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Compartment test is moot if it is done before patients exercise.

QUEBEC CITY -- Intracompartmental pressure testing is the only way to definitively diagnose chronic compartment syndrome, but the test is useless without first exercising the affected muscle, said Dr. Preston Wiley at the joint annual meeting of the Canadian Academy of Sport Medicine and the Association Quebecoise des Medecins du Sport.

"You first have to reproduce the pain in your office and then measure the intracompartmental pressure." There is no point to measuring pressure at rest before the patient exercises, he advised.

Rather than sending patients out for a half-hour run to reproduce their symptoms, he asks those with anterior and/or lateral compartment pain to perform repeat dorsiflexion/eversion and plantar-flexion exercises while seated. Posterior compartment pain can be reproduced by having the patient hop on the affected foot.

Although both anterior/lateral and superficial posterior intracompartmental pressures can be measured in the office, deep posterior compartment testing should be done under ultrasound guidance to avoid damaging the neurovascular bundle, said Dr. Wiley, a sports medicine physician at the University of Calgary (Alta.).

An immediate postexercise pressure of more than 30 mm Hg is the first positive reading; confirmation is a measurement of more than 15 mm Hg at 2-3 minutes post exercise. Ample local anesthetic is advised, he stressed, because the device's 16-gauge needle needs to be inserted into the richly innervated fascia.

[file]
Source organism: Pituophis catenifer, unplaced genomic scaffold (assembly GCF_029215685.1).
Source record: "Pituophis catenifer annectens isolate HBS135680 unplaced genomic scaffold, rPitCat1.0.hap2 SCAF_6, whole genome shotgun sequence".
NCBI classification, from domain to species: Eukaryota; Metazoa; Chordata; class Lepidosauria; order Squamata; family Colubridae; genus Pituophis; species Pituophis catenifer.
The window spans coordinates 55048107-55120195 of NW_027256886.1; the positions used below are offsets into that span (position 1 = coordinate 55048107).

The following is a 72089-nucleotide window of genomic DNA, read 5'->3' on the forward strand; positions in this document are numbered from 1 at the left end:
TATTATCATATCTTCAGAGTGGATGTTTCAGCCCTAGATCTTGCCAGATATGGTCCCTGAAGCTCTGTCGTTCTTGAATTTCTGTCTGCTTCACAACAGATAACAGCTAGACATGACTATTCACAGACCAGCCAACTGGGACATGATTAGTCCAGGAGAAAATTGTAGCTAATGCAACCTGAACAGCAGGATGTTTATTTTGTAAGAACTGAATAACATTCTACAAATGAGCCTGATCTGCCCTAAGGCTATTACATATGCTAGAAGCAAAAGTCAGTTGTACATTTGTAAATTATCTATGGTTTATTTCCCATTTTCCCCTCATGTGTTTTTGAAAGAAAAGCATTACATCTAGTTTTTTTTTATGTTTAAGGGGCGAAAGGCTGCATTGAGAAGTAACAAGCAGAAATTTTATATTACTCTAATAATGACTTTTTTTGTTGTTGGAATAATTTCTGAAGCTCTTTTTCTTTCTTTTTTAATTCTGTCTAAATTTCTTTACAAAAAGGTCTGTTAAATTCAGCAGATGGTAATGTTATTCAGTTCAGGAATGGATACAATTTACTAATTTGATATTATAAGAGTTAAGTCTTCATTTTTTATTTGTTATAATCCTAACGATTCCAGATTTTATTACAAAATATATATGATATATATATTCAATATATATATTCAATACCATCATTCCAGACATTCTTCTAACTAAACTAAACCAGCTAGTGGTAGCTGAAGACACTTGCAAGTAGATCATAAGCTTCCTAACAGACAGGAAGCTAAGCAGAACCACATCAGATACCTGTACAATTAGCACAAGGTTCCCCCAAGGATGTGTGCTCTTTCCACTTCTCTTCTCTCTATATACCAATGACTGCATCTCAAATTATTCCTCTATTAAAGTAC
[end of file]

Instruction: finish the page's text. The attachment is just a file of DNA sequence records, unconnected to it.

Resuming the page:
Intracompartmental pressure testing should be undertaken with the understanding that surgery is the only treatment.

"If the test is positive, patients either have to live with it and possibly modify, their activity, or have a fasciotomy. There has never been a reported case that resolved without surgery," he said.

Suspicion of chronic compartment syndrome can be based on a history of lower leg pain, tightness, and burning after activity, with symptoms subsiding at rest.

"It does not ache in the middle of the night," Dr. Wiley said in an interview. The muscle that normally swells with exercise is restricted by the tight fascia, resulting in pain, and the area of discomfort reported by the patient clearly outlines a compartment, he explained.

"By having the patient point to the affected area, the physician can have an excellent indication of the problem."


Montreal Bureau

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Title Annotation:Musculoskeletal Disorders
Author:Johnson, Kate
Publication:Family Practice News
Geographic Code:1CANA
Date:Jun 1, 2007
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